So, it's going to be a very interesting year - even more so when the full slate of candidat
es becomes known. Rumors have swirled about former Mayor Gary Monahan throwing his hat in the ring to add more years to his retirement fund. First he's in, then he's out. We certainly expect the court jester, Eric Bever, to run again - and continue to make a fool of himself at least twice a month. No word on whether carpetbagger Jim Righeimer will run - maybe he's waiting for a better offer from Fountain Valley or Garden Grove. Even Dixon is mum on whether she plans to try to hold on to her seat, so to speak.

Our friends ov
er in Newport Beach continue to rail about the proliferation of Rehab homes, particularly on the peninsula. The screaming seems to be led by one particularly rabid activist, to whom I have referred as "Newport Lori" on the Daily Pilot blog. The poor thing must have typed her fingers to the bone by now. I tease, but this is a serious problem for them, and one that presents a curious dilemma for their leaders. Here we have Newport Beach - bastion of conservatism unmatched in this country - having to deal with rehab operators who have, following all the tenets of conservative entrepreneurship, created a business model that is just like picking up diamonds in an open field. First, they buy a large home on the sand, then open it up as a rehab facility where they can charge astronomical fees to their "clients", which enables them to buy more big houses on the sand and open more rehab "diamond mines", etc., etc. etc. Until Lori and her buddies exposed them their biggest problem probably was what to do with all that money. Now they know - spend it on lawyers.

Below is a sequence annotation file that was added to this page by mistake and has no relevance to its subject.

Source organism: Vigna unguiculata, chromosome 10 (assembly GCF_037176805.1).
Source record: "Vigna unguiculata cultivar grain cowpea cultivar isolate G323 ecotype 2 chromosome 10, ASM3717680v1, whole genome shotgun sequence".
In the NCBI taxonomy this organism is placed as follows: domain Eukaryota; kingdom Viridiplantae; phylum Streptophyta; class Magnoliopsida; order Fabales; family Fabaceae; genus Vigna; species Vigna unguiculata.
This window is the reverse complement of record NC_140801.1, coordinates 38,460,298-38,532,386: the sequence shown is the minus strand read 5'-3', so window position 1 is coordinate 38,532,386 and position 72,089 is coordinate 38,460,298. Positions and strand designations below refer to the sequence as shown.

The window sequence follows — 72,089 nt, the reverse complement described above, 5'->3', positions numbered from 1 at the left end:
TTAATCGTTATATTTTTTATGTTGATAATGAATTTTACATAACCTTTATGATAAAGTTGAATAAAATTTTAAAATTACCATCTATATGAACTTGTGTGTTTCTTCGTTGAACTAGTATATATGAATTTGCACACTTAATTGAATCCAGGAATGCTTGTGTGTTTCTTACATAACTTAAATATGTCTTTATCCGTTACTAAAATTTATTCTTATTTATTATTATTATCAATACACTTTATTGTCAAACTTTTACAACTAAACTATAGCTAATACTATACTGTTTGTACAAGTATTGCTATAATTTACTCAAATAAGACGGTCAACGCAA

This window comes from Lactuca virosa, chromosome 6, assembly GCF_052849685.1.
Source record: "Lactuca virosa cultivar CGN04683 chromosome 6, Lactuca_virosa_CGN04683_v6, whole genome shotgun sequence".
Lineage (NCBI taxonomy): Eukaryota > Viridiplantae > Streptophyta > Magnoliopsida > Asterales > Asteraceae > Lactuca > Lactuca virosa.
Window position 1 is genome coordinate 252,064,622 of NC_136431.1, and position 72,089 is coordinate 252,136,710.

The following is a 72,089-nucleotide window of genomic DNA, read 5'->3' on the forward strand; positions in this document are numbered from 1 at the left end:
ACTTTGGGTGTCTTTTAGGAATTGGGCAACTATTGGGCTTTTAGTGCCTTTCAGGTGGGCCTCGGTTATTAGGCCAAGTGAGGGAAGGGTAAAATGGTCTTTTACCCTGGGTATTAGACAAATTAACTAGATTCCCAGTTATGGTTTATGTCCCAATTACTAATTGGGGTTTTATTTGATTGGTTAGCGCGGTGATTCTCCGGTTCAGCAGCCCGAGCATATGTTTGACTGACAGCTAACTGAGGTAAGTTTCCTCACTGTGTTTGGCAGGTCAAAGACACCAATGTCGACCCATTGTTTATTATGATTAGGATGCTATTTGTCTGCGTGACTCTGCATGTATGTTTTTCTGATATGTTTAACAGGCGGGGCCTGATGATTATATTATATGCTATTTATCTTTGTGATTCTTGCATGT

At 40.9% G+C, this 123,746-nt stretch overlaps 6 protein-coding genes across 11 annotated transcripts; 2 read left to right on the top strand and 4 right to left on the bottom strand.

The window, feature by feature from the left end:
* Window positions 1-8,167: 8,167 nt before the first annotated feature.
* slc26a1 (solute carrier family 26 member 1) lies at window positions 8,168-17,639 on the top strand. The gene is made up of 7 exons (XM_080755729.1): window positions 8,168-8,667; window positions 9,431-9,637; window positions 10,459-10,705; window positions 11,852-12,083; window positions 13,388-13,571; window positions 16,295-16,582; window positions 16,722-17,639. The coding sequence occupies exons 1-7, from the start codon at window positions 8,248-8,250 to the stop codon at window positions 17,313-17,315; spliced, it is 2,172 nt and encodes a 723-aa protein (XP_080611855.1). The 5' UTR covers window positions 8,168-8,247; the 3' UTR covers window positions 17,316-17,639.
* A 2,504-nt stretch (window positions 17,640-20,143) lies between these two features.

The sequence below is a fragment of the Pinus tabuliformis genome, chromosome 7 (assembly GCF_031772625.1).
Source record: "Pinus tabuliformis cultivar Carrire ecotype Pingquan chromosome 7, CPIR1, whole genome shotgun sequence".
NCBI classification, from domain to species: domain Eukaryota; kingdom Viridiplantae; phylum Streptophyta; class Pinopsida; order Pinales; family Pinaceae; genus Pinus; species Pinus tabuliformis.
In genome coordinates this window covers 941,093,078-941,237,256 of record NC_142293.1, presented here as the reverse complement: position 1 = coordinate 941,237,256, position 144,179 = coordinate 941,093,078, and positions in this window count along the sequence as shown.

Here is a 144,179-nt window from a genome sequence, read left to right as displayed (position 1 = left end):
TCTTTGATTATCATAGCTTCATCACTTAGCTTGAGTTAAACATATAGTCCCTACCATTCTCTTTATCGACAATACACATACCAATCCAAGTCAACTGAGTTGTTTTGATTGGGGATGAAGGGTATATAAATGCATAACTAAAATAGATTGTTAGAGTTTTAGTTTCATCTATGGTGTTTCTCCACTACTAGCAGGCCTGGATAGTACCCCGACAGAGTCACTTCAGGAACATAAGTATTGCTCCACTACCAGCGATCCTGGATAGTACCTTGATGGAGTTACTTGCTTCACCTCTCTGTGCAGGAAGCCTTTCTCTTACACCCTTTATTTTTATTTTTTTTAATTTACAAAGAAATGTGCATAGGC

LAWRENCE JAMES MOORE (7/30/41 - 12/19/03)